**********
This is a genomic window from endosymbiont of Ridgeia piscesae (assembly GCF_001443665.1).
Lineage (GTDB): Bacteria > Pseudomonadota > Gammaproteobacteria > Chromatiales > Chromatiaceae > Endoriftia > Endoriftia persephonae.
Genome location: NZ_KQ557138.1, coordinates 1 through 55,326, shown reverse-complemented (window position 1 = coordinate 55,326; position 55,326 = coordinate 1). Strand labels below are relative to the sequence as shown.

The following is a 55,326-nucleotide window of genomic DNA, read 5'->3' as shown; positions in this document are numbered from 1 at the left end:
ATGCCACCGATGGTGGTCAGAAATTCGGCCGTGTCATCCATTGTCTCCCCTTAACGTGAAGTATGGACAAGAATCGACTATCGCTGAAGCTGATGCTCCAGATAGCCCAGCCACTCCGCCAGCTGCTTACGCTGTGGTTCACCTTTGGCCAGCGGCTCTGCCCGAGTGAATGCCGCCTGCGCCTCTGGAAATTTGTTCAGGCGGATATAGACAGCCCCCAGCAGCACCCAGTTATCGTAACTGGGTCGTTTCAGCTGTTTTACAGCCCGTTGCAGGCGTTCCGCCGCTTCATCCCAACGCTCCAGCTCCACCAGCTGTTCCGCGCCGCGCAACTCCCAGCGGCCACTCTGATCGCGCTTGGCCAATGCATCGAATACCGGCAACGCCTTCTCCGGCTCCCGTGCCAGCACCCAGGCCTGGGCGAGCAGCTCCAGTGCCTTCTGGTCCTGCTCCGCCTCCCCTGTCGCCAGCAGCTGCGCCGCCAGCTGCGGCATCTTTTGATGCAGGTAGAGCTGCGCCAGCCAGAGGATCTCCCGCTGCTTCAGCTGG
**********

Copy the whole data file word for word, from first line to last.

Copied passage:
This is a genomic window from endosymbiont of Ridgeia piscesae (assembly GCF_001443665.1).
Lineage (GTDB): Bacteria > Pseudomonadota > Gammaproteobacteria > Chromatiales > Chromatiaceae > Endoriftia > Endoriftia persephonae.
Genome location: NZ_KQ557138.1, coordinates 1 through 55,326, shown reverse-complemented (window position 1 = coordinate 55,326; position 55,326 = coordinate 1). Strand labels below are relative to the sequence as shown.

The following is a 55,326-nucleotide window of genomic DNA, read 5'->3' as shown; positions in this document are numbered from 1 at the left end:
ATGCCACCGATGGTGGTCAGAAATTCGGCCGTGTCATCCATTGTCTCCCCTTAACGTGAAGTATGGACAAGAATCGACTATCGCTGAAGCTGATGCTCCAGATAGCCCAGCCACTCCGCCAGCTGCTTACGCTGTGGTTCACCTTTGGCCAGCGGCTCTGCCCGAGTGAATGCCGCCTGCGCCTCTGGAAATTTGTTCAGGCGGATATAGACAGCCCCCAGCAGCACCCAGTTATCGTAACTGGGTCGTTTCAGCTGTTTTACAGCCCGTTGCAGGCGTTCCGCCGCTTCATCCCAACGCTCCAGCTCCACCAGCTGTTCCGCGCCGCGCAACTCCCAGCGGCCACTCTGATCGCGCTTGGCCAATGCATCGAATACCGGCAACGCCTTCTCCGGCTCCCGTGCCAGCACCCAGGCCTGGGCGAGCAGCTCCAGTGCCTTCTGGTCCTGCTCCGCCTCCCCTGTCGCCAGCAGCTGCGCCGCCAGCTGCGGCATCTTTTGATGCAGGTAGAGCTGCGCCAGCCAGAGGATCTCCCGCTGCTTCAGCTGG